Saturday, November 11, 2006

School Violence - Learning the Lessons of Columbine

Dave Kopel on School Violence on National Review Online. This article brings to light several interesting things about school violence generally and about the Columbine incident in particular.
At Columbine, the armed “school resource officer” refused to pursue the killers into the building, and kept himself safe outside while the murders were going on inside. Even after SWAT teams arrived, and while, via an open 911 line, the authorities knew that students were being methodically executed in the library, the police stood idle just a few yards outside the library.

To this day, the authorities in Jefferson County, Colorado, have successfully covered up who made the decision that the police would stand idle.
So armed SWAT team members stood by and listened while 911 calls recorded the execution-style murders. (Tell me again why I should call 911 and hope the police will save me.)

But the real issue is why are schools targeted?
The attacks this fall highlight a problem that was forgotten in the post-Columbine frenzy. There are lots of attacks which are not perpetrated by disaffected students. We knew this in 1988, when 30-year-old Laurie Dann attacked a second-grade classroom in Winnetka, Illinois, and in January 1989, when an adult criminal named Patrick Purdy attacked a school playground in Stockton, California. Or when British pederast Thomas Hamilton killed 16 kindergarteners and a teacher in Dunblane, Scotland.

One reason why adult sociopaths so often choose to attack schools — schools to which they have no particular connection — is that schools are easy targets. It is not surprising that police stations, hunting-club meetings, stateside army bases, NRA offices, and similar locations known to contain armed adults are rarely attacked.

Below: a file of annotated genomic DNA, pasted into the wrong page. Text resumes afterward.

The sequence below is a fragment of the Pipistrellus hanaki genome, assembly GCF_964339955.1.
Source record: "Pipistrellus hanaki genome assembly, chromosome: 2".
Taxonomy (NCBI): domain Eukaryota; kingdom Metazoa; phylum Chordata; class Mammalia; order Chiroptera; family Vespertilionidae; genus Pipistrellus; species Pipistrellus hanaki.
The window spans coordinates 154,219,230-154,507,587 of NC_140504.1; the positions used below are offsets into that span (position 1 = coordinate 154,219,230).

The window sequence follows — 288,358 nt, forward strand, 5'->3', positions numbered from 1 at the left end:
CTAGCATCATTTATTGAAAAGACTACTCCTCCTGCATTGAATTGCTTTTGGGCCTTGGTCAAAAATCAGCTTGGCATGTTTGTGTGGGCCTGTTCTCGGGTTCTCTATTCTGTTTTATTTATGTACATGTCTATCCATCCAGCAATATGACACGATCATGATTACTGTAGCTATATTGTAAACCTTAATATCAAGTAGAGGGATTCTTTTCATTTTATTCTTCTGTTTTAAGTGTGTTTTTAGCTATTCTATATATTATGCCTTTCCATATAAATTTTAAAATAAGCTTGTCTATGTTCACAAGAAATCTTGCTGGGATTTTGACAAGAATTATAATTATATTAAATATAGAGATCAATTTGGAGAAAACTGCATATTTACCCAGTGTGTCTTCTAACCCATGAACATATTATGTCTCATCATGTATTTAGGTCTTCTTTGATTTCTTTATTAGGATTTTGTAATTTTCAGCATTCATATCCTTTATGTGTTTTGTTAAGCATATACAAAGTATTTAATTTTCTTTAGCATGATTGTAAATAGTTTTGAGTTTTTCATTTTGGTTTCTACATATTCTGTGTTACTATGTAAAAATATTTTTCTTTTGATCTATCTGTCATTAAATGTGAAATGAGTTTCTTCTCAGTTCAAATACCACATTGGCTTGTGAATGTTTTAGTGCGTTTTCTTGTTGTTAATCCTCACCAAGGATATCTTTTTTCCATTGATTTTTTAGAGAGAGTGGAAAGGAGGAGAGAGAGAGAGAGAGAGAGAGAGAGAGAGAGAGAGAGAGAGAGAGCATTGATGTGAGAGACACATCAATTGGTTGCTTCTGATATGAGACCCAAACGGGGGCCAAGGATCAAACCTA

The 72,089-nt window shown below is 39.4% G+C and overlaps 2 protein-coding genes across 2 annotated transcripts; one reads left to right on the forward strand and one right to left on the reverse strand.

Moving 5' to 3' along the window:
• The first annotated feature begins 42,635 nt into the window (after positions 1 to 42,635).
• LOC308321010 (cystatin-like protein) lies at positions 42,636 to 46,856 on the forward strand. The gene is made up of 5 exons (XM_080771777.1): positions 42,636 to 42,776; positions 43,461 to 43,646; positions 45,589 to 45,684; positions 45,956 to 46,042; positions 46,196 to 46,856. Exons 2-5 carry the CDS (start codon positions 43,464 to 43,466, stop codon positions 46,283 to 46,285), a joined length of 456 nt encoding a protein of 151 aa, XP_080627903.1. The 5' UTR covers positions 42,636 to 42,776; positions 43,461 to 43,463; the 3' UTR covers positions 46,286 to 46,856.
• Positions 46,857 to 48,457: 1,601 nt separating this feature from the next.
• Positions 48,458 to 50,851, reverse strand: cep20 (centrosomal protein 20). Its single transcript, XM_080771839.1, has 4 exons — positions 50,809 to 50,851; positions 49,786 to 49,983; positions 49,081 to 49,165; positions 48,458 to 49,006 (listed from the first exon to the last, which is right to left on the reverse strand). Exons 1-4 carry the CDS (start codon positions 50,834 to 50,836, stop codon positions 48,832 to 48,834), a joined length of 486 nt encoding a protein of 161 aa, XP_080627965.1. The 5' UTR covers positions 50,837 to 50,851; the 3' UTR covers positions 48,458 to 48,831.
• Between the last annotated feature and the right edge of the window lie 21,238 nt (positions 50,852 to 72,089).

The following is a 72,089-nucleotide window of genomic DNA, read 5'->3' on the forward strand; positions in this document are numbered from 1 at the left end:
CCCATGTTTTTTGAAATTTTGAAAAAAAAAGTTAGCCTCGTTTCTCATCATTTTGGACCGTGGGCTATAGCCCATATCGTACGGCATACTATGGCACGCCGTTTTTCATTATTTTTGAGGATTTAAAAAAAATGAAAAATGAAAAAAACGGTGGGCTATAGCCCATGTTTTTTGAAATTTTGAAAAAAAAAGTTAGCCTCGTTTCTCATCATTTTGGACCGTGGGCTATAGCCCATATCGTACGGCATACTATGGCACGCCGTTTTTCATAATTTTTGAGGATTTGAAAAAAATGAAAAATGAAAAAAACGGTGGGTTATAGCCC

Disarmed-victim-zones do not promote safety for the general population. They only promote safety for the criminals.

The best point is the debunking of the self-esteem mania currently in vogue in the educational establishment. In the real world, you don't do well because you have self-esteem; the real world insists that you do well first, then you can have self-esteem. Pumping up kids' self-esteem is part of the problem.
Columbine killer Eric Harris likely suffered from a superiority complex; his problem was excessive self-esteem. Indeed, many criminals have excessively high self-esteem, and one cause of their criminality is the large gap between how most people see them (accurately, as mediocre losers) and their own self-image. Self-esteem programming in the schools, whatever its merits, might even be counterproductive to school safety.
I'll give David Kopel the last word.
Some people who do not like the idea of teachers being armed to protect students simply get indignant, or declare that armed teachers are inconsistent with a learning environment. I suggest that dead students — and the traumatic aftermath of a school attack — are far more inconsistent with a learning environment than is a math teacher having a concealed handgun.
[Hat tip Keep and Bear Arms]

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